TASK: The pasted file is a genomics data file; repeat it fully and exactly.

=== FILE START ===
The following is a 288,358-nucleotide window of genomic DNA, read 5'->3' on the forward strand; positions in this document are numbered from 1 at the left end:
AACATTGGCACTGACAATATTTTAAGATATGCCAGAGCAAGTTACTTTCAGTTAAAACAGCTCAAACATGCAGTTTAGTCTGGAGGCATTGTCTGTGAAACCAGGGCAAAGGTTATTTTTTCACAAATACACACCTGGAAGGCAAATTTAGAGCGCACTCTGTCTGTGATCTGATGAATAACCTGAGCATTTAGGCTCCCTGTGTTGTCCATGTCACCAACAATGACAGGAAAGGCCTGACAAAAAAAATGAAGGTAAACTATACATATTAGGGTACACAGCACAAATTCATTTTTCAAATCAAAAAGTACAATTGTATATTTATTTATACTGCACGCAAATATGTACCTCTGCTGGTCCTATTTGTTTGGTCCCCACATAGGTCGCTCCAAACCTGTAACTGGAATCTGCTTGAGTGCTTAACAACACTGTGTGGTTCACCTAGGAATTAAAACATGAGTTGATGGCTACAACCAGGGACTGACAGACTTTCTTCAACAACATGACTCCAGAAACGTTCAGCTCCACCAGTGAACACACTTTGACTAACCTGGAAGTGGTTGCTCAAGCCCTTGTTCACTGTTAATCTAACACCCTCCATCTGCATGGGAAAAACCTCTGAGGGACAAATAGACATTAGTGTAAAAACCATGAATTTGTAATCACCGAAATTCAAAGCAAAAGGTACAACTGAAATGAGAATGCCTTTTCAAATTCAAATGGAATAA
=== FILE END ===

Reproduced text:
The following is a 288,358-nucleotide window of genomic DNA, read 5'->3' on the forward strand; positions in this document are numbered from 1 at the left end:
AACATTGGCACTGACAATATTTTAAGATATGCCAGAGCAAGTTACTTTCAGTTAAAACAGCTCAAACATGCAGTTTAGTCTGGAGGCATTGTCTGTGAAACCAGGGCAAAGGTTATTTTTTCACAAATACACACCTGGAAGGCAAATTTAGAGCGCACTCTGTCTGTGATCTGATGAATAACCTGAGCATTTAGGCTCCCTGTGTTGTCCATGTCACCAACAATGACAGGAAAGGCCTGACAAAAAAAATGAAGGTAAACTATACATATTAGGGTACACAGCACAAATTCATTTTTCAAATCAAAAAGTACAATTGTATATTTATTTATACTGCACGCAAATATGTACCTCTGCTGGTCCTATTTGTTTGGTCCCCACATAGGTCGCTCCAAACCTGTAACTGGAATCTGCTTGAGTGCTTAACAACACTGTGTGGTTCACCTAGGAATTAAAACATGAGTTGATGGCTACAACCAGGGACTGACAGACTTTCTTCAACAACATGACTCCAGAAACGTTCAGCTCCACCAGTGAACACACTTTGACTAACCTGGAAGTGGTTGCTCAAGCCCTTGTTCACTGTTAATCTAACACCCTCCATCTGCATGGGAAAAACCTCTGAGGGACAAATAGACATTAGTGTAAAAACCATGAATTTGTAATCACCGAAATTCAAAGCAAAAGGTACAACTGAAATGAGAATGCCTTTTCAAATTCAAATGGAATAA